In other recent LASD news, Alex Villanueva did, in fact, finally testify under oath last Friday morning, Jan 12, about the issue of the deputy gangs that still infect the Los Angeles County Sheriff’s Department.
At last Friday’s special hearing on deputy gangs organized by the LA County Sheriff Civilian Oversight Commission (COC), which had repeatedly subpoenaed the former sheriff, much of what Villanueva said in answer to the questions sent his way by the commission’s special counsel, Bert Deixler, amounted to the former sheriff’s long held position that there were, in fact, no deputy gangs.
And just to make sure no one missed the point, Villanueva tweeted the following message on the social media outlet X at 8:45 p.m. on the day of his testimony:
“The @LACountyCOC can’t resist engaging in electioneering. 4 HOURS testifying under oath about a massive hoax pushed by people suing the @LASDHQ. Shout out to @BLMLA and @PplsCityCouncil for their priceless vulgarity! @latimes.”
By “electioneering,” presumably Villanueva is referring to the fact that he is running for a seat on the LA County Board of Supervisors, in the hope of defeating Supervisor Janice Hahn, who is up for reelection this year.
Meanwhile, when it comes to the matter of deputy gangs and the present sheriff, despite much prodding by the members of the Sheriff’s Civilian Oversight Commission, Sheriff Robert Luna has yet to create an official department policy regarding the issue of deputy clicks, a policy that is required by law in the state of California.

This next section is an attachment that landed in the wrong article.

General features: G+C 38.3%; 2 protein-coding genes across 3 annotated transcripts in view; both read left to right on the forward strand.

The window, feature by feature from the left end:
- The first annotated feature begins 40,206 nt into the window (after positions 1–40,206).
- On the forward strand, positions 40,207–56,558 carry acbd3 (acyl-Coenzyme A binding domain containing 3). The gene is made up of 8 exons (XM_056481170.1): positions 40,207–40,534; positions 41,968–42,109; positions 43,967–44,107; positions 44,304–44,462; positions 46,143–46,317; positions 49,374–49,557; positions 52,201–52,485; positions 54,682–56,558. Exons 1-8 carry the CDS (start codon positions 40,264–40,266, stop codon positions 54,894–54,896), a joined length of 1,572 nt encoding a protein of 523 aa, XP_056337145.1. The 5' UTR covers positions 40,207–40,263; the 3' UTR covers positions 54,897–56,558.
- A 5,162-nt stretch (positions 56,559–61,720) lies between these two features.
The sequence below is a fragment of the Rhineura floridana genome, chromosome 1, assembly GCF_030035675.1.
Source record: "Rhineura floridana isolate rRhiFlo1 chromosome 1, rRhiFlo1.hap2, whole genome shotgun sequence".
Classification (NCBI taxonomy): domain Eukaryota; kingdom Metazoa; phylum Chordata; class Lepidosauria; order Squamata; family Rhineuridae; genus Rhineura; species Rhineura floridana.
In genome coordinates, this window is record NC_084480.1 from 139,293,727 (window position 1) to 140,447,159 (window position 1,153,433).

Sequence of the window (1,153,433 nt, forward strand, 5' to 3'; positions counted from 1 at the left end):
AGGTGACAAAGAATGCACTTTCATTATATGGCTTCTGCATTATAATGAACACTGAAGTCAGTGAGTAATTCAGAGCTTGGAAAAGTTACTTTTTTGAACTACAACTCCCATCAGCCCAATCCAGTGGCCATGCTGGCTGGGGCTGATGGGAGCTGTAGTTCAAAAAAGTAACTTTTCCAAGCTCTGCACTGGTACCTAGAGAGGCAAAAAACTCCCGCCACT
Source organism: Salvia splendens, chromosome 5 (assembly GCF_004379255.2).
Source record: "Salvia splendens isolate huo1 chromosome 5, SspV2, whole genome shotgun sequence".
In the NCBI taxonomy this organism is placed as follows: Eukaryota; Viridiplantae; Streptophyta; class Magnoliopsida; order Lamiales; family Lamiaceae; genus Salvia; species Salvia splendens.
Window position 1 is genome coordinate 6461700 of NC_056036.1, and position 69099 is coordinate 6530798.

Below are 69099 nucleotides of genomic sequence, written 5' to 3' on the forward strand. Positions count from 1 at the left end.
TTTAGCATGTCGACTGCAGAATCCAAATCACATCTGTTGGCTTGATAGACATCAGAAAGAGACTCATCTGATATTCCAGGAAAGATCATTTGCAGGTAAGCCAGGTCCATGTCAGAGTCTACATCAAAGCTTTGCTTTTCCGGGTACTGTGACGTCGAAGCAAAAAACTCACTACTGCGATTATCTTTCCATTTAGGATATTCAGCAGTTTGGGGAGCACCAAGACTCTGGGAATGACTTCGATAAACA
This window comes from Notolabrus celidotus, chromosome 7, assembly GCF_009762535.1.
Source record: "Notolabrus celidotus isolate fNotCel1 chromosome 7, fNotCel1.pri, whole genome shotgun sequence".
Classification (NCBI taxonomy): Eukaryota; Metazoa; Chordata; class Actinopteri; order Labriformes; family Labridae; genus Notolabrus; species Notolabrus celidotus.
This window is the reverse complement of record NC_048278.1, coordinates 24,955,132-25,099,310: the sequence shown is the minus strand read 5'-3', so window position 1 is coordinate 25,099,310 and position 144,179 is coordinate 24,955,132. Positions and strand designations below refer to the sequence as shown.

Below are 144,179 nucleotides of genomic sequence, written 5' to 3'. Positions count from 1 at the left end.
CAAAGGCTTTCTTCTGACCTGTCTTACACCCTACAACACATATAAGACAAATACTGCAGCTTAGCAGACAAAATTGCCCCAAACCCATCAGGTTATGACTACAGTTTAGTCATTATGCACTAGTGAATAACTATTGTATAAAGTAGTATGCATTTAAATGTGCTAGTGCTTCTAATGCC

When asked about the subject at a recent meeting of the COC, Luna said that the department has been very busy doing “an extensive review of all our policies, which includes the gang policy and the use of force policy.”
Yet, amid all this policy reviewing, the sheriff has not found the time to deal with the state law-required policy on the topic of deputy gangs, a corrosive problem with which the nation’s largest sheriff’s department has been struggling for approximate half a century.
The commission members did not appear to warm to the sheriff’s excuse.
The powerful deputies union, the Association for Los Angeles Deputy Sheriffs—or ALADS—is going to argue about this issue, noted COC Commissioner Rob Bonner, a former federal judge who has himself headed several national law enforcement agencies.
But the sheriff can’t ignore the issue of deputy gangs, Bonner said, “because it’s enshrined in the state statute.”
(On September 30, 2021, Governor Gavin Newsom signed AB 958, which among other things, requires each of the state’s law enforcement agencies to create and maintain “a policy that prohibits participation in a law enforcement gang.” Specifically, according to the state, the required policy should make a violation of the prohibition “grounds for termination.”